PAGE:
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You Are Not A Puppy-How To Push Back On Discrimination In The Hiring Process

After putting in hours upon hours of reading job descriptions, researching companies, and tailoring your resume to get noticed you receive the email--we want to interview you. 

The excitement builds as you read through the email. Send us your resume, complete the application, and provide us with the requested information, and we will be in touch to schedule an interview. 

Like a good puppy, you comply. 

But you are not a puppy. If a company requires you to fill out EEO and Veterans' information before an interview--Do Not Comply! Complain! 

You Are Not A Puppy

Sending this information before an interview is discriminatory. Recruiters working on behalf of the company or companies requesting this information are violating the law. 

Under Title VII, a company may not base hiring decisions on stereotypes and assumptions about a person's race, color, religion, sex (including gender identity, sexual orientation, and pregnancy), national origin, age (40 or older), disability, genetic information, and Veterans and Service Members status.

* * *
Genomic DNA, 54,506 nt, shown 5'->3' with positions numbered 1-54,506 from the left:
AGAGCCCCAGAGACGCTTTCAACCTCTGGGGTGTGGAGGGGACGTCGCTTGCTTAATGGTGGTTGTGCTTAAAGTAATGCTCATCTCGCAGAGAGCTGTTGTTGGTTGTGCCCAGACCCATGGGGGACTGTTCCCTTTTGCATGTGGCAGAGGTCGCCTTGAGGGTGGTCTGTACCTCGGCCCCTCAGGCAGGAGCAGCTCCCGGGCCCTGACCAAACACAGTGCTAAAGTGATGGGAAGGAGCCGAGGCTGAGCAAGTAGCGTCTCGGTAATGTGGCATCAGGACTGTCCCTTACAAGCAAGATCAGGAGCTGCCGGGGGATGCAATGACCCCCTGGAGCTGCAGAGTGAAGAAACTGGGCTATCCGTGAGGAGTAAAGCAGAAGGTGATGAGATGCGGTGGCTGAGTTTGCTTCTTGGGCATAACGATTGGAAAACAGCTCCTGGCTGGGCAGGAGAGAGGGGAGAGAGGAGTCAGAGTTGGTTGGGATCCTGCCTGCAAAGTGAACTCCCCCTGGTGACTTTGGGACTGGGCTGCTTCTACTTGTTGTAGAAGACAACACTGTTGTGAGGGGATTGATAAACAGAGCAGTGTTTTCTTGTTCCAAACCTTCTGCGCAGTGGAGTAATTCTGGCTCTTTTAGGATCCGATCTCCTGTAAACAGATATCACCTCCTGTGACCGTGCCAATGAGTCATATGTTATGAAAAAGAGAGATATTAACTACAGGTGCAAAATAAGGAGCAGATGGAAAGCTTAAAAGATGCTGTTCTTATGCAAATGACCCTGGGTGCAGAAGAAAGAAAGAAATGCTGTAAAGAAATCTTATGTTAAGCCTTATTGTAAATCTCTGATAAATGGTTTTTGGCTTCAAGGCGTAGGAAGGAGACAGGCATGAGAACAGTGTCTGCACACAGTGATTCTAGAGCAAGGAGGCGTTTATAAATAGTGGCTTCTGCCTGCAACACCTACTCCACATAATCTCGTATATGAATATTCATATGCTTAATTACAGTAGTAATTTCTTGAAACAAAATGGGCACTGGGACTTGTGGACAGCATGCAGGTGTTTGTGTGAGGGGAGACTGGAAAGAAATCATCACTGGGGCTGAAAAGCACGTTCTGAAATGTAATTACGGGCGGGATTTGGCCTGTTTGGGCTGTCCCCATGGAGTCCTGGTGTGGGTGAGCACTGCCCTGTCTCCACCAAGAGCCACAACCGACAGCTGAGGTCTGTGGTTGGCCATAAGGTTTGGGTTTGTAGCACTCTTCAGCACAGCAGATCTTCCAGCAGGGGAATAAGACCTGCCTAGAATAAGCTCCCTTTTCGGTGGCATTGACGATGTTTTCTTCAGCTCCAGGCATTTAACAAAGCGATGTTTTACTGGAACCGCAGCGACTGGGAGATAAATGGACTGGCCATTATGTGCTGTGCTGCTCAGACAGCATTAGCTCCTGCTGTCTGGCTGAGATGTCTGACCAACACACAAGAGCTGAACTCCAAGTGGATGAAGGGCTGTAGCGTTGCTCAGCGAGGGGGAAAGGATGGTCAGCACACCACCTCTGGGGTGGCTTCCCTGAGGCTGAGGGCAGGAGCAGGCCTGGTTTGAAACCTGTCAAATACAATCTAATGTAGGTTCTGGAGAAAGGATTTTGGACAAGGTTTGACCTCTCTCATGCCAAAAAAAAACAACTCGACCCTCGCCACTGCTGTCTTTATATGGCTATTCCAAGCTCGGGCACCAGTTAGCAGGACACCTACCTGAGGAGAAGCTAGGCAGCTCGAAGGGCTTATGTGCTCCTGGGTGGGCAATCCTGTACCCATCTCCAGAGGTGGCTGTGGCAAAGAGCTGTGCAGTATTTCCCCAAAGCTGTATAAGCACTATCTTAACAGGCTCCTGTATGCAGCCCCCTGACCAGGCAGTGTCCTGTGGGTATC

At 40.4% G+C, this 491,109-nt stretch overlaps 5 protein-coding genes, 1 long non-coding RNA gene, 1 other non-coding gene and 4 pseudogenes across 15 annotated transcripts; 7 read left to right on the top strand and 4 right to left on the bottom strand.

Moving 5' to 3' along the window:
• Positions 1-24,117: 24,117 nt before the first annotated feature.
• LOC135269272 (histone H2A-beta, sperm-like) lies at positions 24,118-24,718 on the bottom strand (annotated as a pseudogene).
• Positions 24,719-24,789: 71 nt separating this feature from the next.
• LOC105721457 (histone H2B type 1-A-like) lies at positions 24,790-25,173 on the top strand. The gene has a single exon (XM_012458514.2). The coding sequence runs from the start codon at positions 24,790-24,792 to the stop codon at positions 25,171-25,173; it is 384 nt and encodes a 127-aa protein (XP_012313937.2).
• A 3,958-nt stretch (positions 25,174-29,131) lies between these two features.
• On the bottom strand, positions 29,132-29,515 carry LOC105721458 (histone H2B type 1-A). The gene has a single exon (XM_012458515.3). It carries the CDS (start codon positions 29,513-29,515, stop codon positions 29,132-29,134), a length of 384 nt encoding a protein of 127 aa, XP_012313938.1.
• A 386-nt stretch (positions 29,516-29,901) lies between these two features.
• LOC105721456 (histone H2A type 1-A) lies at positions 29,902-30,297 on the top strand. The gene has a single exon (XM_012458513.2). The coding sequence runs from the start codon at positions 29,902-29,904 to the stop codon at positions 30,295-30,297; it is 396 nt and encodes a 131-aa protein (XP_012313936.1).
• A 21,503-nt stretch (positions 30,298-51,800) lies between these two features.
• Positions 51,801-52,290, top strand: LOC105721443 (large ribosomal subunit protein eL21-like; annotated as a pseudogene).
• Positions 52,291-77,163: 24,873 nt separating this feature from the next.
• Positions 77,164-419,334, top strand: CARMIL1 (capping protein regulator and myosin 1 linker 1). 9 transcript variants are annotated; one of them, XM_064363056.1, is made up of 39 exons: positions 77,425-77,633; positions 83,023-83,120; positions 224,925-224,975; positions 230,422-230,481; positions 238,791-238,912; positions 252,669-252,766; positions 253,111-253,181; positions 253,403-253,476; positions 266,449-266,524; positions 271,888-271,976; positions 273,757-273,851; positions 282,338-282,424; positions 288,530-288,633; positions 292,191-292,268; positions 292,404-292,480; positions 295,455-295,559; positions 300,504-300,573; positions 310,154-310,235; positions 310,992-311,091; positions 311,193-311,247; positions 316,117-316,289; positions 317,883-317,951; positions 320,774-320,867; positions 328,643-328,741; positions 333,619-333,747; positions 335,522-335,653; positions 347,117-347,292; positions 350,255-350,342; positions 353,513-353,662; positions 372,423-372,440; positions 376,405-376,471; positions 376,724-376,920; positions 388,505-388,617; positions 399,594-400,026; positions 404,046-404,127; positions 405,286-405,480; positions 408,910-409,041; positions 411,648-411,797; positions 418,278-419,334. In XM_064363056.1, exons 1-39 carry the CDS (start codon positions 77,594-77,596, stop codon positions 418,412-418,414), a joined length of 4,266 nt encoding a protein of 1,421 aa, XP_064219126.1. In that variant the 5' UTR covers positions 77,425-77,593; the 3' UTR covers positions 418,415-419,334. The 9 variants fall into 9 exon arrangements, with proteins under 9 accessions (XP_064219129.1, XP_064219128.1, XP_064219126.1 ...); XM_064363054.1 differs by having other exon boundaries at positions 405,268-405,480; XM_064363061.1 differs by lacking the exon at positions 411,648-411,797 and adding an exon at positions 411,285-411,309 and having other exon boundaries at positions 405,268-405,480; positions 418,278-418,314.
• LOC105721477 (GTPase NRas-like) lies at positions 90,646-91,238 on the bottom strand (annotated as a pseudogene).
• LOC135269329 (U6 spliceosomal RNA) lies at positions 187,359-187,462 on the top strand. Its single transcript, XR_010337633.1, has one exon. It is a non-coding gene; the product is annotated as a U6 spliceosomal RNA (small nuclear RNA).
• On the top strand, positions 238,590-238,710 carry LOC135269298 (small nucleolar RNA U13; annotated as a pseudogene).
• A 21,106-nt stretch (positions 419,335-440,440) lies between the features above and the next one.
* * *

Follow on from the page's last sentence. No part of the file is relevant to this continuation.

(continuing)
It is illegal for a company to recruit new employees who discriminate against them. Applicants may be able to sue for illegal job interview questions if denied a job. Illegal interview questions include any questions that don't directly relate to the open role.  

How to push back on discrimination in the hiring process? 

1. Come prepared with documentation and other detailed information about the situation, as complaints about unfair hiring practices must have supporting documentation. 

2. As an applicant, you will most likely not have access to the company's hiring process. However, you can use the online job advertisement as supporting documentation. Look for "we are an equal opportunity employer" in the online job advertisement. 

3. Inform Human Resources. If Human Resources fails to timely follow up be certain to document and report the discrimination complaint to the Equal Employment Opportunity Commission (EEOC). A complaint may be filed by mail or, in person at the nearest EEOC office. You can find the closest EEOC office by calling the EEOC at 1-800-669-4000 or by going to the EEOC's Field Office List and Jurisdiction Map and selecting the office closest to you.

It is HR's job to ensure that the hiring process is nondiscriminatory. If a company treats an applicant less favorably because of your race, age, gender, etc. Remember, you have rights, and it is your job to exercise them. 

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